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The economy should be Labour’s turf, not the Tories’

A pound symbol sinking in the wavesIt is astonishing that the Tories have opted to fight the coming election on their economic record (maybe because fighting on any other issue would be even worse?) – and equally astonishing that Labour has made such a poor fist of retaliation. The simple truth is, there is nothing at all about the Tory economic record since 2010 to be proud of:

  • Wages will not recover their pre-crash level for a decade (if then?)
  • Productivity continues in the doldrums
  • Business investment has never recovered (because the FTSE-100 companies, the real money men, have no confidence in the Osborne ‘recovery’)
  • Household debt is rising dangerously
  • And to cap it all the deficit (the reduction of which is supposed to justify the austerity and impoverishment of the last 6 years) is now starting to rise again at about £100bn, not fall.

What is there to write home about a record like that?

Osborne would of course draw attention to his two prize exhibits – growth and jobs. But they don’t add up either. Growth is already fading – witness the downgrading of the growth forecast for 2014-5 from 3% to 2.6% (which may not sound much, but represents a fall of £6bn), and if the expected growth forecast of 0.5% for the 4th quarter turns out to be correct, the growth figure for 2015-6 may well slide to as low as 1.5-2%, largely because there is a deficiency of demand to sustain it. On the jobs issue, the record is no better. We already knew that the vast majority of jobs created since 2010 were insecure, low-pay jobs or self-employment on a pittance income. In addition the latest report yesterday has now found that 11 out of 12 of these jobs were confined to the south-east , aggravating further the inequality which is tearing the country apart.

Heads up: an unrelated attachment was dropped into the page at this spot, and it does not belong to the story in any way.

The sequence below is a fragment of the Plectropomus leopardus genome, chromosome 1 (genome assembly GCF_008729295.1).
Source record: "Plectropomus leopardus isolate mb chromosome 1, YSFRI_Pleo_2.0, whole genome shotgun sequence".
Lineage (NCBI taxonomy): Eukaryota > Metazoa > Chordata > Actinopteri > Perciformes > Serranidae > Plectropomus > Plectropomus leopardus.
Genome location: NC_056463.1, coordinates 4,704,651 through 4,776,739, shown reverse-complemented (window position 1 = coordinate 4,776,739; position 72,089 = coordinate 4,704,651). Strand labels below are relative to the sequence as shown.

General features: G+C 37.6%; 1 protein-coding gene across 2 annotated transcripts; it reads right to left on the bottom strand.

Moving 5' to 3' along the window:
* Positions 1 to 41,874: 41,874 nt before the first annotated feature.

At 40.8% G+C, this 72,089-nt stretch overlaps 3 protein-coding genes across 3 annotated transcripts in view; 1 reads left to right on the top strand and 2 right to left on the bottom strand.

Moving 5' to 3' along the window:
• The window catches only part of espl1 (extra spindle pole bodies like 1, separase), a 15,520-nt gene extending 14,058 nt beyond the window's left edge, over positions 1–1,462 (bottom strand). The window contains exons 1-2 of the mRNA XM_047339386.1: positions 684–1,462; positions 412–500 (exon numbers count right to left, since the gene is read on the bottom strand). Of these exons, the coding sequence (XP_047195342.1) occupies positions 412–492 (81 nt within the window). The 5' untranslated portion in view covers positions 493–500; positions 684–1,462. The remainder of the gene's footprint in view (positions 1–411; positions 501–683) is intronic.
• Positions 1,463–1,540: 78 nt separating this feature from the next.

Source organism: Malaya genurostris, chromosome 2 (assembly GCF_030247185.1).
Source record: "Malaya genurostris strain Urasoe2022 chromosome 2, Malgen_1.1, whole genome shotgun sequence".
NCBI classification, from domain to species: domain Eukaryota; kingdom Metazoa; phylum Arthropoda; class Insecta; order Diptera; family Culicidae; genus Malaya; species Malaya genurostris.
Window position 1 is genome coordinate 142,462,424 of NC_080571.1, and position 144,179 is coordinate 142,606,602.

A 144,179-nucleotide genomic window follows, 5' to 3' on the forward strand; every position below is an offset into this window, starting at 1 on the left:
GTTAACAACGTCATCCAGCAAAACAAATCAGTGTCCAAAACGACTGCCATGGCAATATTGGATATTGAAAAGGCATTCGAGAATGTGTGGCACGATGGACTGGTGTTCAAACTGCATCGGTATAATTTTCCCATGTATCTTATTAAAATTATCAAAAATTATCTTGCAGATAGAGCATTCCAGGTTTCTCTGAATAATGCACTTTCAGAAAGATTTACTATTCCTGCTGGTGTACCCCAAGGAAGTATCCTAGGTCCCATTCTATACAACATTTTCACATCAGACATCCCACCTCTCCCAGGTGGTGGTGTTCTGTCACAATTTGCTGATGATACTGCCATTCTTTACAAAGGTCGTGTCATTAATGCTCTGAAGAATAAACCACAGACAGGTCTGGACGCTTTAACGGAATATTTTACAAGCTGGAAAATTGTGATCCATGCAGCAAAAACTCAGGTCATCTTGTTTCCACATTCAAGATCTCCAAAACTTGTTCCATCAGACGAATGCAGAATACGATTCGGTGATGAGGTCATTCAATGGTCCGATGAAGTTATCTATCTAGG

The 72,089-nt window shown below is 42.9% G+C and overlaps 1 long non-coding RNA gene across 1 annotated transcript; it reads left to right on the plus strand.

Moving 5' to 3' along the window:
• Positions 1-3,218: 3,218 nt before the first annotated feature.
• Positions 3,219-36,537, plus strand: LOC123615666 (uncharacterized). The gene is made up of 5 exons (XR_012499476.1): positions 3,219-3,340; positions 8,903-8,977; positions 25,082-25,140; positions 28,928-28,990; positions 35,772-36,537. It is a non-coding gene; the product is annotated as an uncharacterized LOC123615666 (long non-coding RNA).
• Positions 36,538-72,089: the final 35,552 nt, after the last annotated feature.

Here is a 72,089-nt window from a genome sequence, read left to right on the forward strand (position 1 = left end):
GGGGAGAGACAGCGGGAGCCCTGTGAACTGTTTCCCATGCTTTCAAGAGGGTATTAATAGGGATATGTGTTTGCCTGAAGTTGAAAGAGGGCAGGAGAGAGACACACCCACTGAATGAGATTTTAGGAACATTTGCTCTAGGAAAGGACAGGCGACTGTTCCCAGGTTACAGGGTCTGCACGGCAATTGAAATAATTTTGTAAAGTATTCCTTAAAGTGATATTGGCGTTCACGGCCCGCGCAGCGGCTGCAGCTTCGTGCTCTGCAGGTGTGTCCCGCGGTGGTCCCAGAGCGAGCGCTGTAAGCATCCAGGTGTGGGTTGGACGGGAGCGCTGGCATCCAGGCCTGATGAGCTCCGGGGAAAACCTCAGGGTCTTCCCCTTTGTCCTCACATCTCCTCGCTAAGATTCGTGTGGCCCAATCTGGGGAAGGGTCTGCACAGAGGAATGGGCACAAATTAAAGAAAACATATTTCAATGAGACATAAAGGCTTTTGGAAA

There is one other aspect about the current state of the economy which has not received the attention it deserves. the UK current account (that is our financial and trading account with the rest of the world) is now displaying the biggest deficit ever at around £90bn. The current account deficit – the measure of how far a country is unable to pay its way in the world – shows how far Britain has now been reduced to flogging off its assets or incurring debts in order to finance spending. Osborne makes a huge song and dance about sound financing, but having to sell off some of Britain’s biggest companies or properties or having to pay out huge sums in Treasury bonds to cover our consumption debts is the primrose path to hell.

When is Labour going to point all this out and make the dire state of the economy a prime electoral asset for the Left, not the Tories?

2 Comments

  1. swatantra says:

    Fine! Just declare that Debts are cancelled, and get back to business as usual, like Iceland did, as tho’ nothing had happened. As if!

  2. Peter Rowlands says:

    Michael is quite right as usual. However, Miliband’s unambiguous, and strangely unremarked, pledge in recent speeches to break up the big banks and establish a BIB and regional banks is surely a significant step.

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